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Organic Farmer Sues GM Farming Neighbor
14 February 2014 9:15 am
SYDNEY, AUSTRALIA—In a landmark case, an organic farmer in Western Australia state is suing his neighbor for allegedly contaminating his crop with a genetically modified organism (GMO), GM canola. This is the first claim anywhere in the world by a “non-GMO farmer against a GMO farmer,” says Joe Lederman of the specialist law firm FoodLegal in Melbourne.
Australia lifted a nationwide moratorium on GM crops in 2009. Only the state of South Australia prohibits planting of GM crops, a ban expected to hold until at least 2019. Because it is legal to sow GM crops in Western Australia, the case now being heard in the Western Australia Supreme Court in Perth turns on whether the GM farmer was negligent in the sense of not taking strict enough measures to contain GM material on his property, says University of Western Australia legal expert Michael Blakeney, an adviser to the U.N. Food and Agriculture Organization.
In court documents, Steve Marsh states that his organic farm, southeast of Perth, was contaminated in 2010 by GM canola, which he claims came from Michael Baxter’s farm. As a result, that year Marsh lost his National Association for Sustainable Agriculture, Australia (NASAA) organic certification for approximately 70% of his property, on which he grows oats and rye and keeps sheep. Marsh is seeking damages of $85,000 for lost income and a permanent injunction preventing Baxter from planting GMOs within 1 kilometer of his farm.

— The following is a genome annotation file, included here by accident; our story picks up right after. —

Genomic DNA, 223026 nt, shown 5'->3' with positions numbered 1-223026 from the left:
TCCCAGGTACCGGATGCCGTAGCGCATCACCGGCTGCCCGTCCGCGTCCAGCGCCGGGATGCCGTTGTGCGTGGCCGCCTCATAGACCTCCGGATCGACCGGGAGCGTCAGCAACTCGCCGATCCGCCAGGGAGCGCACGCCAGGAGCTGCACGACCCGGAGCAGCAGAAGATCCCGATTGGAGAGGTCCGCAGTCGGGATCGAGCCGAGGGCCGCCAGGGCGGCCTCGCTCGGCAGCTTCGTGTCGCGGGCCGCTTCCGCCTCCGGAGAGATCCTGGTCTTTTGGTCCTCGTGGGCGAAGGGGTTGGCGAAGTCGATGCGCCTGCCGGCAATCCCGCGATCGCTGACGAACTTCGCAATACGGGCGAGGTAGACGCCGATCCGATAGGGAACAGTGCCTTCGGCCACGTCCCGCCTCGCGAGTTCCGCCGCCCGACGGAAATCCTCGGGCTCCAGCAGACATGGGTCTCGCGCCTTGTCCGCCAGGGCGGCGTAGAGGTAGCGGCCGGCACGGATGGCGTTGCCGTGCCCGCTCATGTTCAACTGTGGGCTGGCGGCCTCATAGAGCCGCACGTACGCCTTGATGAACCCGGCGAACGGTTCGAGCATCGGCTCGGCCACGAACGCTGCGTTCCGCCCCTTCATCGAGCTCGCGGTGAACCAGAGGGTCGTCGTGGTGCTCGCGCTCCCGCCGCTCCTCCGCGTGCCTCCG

Baxter’s lawyers contend that he maintained the required 500-meter buffer zone around his crop and say there was no justification for removing Marsh’s certification. They argue that Marsh should sue NASAA for imposing unrealistic standards. The association has zero tolerance for GM material of any sort. In contrast, the United States allows products with up to 5% GM material to be labeled “organic.” Even the European Union, where public perception of GM crops is generally negative, allows up to 0.9% GM material. “Zero tolerance is not realistic for crops growing in the vicinity of GM crops,” says plant scientist Graham King of Southern Cross University in Lismore.
The case does not question the science or safety of GM crops that have Australian regulatory approval. The outcome, however, might impact labeling and product information of both GM and non-GM foods, says bioethicist Rachel Ankeny with the University of Adelaide. She claims that such information is “currently inadequate in Australia.”
The case not only pits neighbor against neighbor; it’s also shaping up as what some see as a David versus Goliath battle. According to the Australian Associated Press, Marsh’s legal costs are being partly funded from a crowdsourced Internet appeal, while the biotechnology giant Monsanto is backing Baxter. The case is expected to run at least another week.